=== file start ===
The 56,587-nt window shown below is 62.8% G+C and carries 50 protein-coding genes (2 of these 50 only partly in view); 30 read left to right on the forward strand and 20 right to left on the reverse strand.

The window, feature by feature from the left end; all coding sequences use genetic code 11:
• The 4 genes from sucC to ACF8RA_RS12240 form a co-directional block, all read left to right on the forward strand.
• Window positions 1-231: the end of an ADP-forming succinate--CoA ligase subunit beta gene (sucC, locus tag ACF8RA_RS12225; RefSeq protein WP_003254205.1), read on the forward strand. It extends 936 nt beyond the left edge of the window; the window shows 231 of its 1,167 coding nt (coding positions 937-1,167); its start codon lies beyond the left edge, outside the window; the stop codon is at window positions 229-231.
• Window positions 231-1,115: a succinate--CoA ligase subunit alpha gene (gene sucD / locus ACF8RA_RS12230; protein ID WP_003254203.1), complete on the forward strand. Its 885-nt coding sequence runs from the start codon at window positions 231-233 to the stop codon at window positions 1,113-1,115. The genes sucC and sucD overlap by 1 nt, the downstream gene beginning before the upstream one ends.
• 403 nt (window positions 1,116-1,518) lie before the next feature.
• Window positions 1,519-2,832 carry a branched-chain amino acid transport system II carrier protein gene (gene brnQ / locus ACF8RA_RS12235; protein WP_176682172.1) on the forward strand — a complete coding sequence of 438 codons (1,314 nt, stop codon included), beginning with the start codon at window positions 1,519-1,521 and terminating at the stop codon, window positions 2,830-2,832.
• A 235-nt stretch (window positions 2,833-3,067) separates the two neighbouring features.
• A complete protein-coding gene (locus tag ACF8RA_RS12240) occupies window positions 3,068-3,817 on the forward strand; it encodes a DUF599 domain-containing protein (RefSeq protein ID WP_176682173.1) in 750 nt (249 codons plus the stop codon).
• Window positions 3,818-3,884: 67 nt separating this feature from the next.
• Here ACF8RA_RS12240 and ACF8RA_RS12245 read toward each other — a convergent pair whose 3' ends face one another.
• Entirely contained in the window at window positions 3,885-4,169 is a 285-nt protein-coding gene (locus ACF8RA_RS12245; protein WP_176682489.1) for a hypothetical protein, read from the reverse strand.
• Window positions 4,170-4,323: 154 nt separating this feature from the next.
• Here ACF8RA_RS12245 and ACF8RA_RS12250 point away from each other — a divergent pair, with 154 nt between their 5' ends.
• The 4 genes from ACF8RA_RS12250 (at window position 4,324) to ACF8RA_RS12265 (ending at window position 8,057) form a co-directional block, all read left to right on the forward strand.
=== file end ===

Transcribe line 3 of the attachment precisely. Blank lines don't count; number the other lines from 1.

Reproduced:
• The 4 genes from sucC to ACF8RA_RS12240 form a co-directional block, all read left to right on the forward strand.